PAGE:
Buckwheat, Fagopyrum esculentum
, is an herbaceous annual plant in the family Polygonaceae grown for its seeds which can be utilized in a manner similar to wheat or oats. The buckwheat plant is a fast growing, spindly, broad leaf plant with small heart-shaped leaves and hollow stems. The plant produces many small white or pink flowers which, when pollinated, quickly produce seeds. The seeds are triangular in shape and change from light green in color, to red-brown. The seed consists of a true seed (groat) which is surrounded by a thick hull. Buckwheat plants can grow between 40 and 120 cm (15.7-47.2 in) in height and survive for just one growing season. Buckwheat may also be referred to as qiaomei or ogal and was likely first domesticated from a wild ancestor in China.
Buckwheat field in Japan
Buckwheat can be used in the production of many foods in place of wheat e.g., pancakes, cakes and biscuits. It is also commonly used in breakfast cereals or it may also be blended into flour. The grain may also be used as fodder for animals. Buckwheat is an excellent cover crop, taking only 4–5 weeks from seed to flower and can protect against soil erosion and invasion by weeds.
Buckwheat grows optimally in temperate or sub-tropical climates where the temperatures are between 15–25°C but it may also be grown successfully in more tropical climates at higher elevation. Buckwheat will be killed by frost. In addition, the plants require a period of dry weather for harvest. Buckwheat can be grown in poor soils but will produce optimally in well-draining loamy soil. The plants will tolerate a wide pH range from 4.5 down to 7.0. It is a short-season crop and therefore does well when planted in the fall, stimulated by shorter day length.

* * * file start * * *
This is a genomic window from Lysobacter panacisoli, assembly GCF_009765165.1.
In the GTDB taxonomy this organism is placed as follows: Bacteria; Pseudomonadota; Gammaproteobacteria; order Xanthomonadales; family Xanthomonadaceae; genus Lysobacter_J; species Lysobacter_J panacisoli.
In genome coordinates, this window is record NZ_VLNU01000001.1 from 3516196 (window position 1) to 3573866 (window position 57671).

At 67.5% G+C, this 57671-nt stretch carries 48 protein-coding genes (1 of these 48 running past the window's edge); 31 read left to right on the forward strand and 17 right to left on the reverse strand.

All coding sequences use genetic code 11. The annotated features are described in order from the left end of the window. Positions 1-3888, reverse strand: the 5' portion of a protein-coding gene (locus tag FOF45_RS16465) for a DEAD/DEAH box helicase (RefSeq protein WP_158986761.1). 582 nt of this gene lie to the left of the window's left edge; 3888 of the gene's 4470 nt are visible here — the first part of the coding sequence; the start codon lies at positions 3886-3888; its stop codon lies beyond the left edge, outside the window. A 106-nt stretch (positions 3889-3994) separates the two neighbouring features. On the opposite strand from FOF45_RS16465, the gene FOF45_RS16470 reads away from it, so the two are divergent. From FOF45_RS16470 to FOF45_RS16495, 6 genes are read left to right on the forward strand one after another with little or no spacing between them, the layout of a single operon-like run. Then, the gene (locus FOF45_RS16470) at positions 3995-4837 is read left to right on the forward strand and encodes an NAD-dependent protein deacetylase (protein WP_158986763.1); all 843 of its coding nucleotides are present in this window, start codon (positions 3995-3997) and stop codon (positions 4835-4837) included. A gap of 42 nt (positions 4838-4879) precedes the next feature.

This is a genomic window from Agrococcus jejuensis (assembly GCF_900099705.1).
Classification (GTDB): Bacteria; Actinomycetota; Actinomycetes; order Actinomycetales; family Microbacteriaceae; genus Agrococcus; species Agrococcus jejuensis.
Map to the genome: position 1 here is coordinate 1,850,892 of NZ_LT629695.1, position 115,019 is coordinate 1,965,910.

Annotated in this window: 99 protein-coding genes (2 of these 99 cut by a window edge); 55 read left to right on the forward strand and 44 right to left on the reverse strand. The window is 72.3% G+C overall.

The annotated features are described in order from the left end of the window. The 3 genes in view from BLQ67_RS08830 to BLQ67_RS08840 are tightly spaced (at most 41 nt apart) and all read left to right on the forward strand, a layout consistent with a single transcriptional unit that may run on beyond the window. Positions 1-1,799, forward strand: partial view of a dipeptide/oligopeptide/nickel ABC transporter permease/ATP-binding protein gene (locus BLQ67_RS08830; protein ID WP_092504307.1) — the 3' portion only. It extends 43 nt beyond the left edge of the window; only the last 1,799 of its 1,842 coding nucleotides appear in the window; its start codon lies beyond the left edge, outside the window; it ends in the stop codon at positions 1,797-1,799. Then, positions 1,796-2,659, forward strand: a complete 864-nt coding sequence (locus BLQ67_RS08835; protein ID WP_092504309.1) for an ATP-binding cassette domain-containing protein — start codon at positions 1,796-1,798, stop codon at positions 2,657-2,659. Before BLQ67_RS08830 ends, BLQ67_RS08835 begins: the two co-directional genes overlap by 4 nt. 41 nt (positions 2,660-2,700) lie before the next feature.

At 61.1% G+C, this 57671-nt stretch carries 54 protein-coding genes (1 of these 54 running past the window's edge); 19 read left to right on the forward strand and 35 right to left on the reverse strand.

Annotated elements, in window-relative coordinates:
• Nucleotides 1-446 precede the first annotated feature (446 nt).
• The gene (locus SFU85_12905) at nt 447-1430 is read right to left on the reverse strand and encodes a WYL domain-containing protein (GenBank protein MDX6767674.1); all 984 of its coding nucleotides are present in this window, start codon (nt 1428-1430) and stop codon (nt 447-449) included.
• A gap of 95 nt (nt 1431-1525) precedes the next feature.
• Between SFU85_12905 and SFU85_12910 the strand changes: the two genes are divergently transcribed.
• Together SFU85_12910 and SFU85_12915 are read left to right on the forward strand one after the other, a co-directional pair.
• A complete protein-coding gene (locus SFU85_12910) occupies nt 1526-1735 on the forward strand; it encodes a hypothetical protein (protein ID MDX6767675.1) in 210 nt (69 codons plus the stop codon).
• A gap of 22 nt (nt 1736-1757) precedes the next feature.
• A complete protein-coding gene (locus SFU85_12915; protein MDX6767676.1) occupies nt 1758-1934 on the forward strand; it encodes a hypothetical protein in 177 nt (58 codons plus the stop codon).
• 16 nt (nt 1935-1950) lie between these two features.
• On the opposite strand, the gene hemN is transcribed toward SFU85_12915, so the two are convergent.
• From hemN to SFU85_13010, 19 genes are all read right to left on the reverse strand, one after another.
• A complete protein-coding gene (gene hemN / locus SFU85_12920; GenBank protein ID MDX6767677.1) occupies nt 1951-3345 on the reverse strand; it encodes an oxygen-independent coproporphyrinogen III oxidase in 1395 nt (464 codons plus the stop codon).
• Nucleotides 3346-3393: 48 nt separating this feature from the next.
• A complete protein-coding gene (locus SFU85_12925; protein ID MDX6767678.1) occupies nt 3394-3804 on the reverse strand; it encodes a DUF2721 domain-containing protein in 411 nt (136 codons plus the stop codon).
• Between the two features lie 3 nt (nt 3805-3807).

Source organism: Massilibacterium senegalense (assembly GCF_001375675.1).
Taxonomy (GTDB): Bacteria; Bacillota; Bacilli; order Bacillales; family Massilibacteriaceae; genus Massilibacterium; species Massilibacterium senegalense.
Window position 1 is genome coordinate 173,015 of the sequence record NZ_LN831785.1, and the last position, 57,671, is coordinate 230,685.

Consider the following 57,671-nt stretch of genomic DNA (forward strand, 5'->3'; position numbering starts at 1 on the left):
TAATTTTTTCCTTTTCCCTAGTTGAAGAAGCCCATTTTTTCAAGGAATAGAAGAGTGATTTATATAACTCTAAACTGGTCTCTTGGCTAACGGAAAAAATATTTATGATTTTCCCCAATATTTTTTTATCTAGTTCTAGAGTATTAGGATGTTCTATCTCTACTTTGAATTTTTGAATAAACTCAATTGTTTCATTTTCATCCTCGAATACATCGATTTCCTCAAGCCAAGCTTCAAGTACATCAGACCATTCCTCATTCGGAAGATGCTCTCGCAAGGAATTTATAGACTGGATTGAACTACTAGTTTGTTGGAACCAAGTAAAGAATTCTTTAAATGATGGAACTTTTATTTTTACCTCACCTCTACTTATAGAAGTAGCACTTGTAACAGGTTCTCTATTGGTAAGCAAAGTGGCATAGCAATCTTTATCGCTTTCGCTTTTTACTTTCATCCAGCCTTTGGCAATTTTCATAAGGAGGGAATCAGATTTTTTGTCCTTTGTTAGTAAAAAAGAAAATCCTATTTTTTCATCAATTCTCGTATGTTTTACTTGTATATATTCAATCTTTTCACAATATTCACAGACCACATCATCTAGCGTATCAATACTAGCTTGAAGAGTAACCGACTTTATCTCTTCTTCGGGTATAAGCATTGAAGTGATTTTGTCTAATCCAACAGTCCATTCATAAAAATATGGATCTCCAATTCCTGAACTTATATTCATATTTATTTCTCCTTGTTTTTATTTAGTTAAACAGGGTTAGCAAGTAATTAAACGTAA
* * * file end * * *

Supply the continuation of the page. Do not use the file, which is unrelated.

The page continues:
Buckwheat is grown by direct seeding and the seedbed should be properly prepared in advance of sowing. The soil should be fine but firm and dug to a depth of approximately 5 cm (2.0 cm) to aid in seedling emergence. Commercial fields are sown by mechanical drilling in rows spaced approximately 30 cm (12 in) apart but can simply be sown simply by broadcasting in the home garden. Seed should be scattered at a rate of about one pound of seed per 500 square feet of soil.
General care and maintenance
Buckwheat can be grown in nutrient poor soils and it does not require the addition of fertilizer.
If growing buckwheat as a cover crop it should be mowed down within 2 weeks of flowering to prevent the plants setting seed. The plant debris can be turned under the soil to decompose as green manure. Allow a few weeks between mowing and planting any new crops to allow the plant matter to decompose.
Björkman, T. (2010). Buckwheat Production: Planting. Cornell University Cooperative Extension. Agronomy Fact Sheet Series. Fact Sheet 50. Available at: http://nmsp.cals.cornell.edu/publicat...
. [Accessed 07 November 14]. Paid subscription required
CABI Crop Protection Compendium. (2013). Fagopyrum esculentum datasheet. Available at: http://www.cabi.org/cpc/datasheet/23844
. [Accessed 07 November 14]. Paid subscription required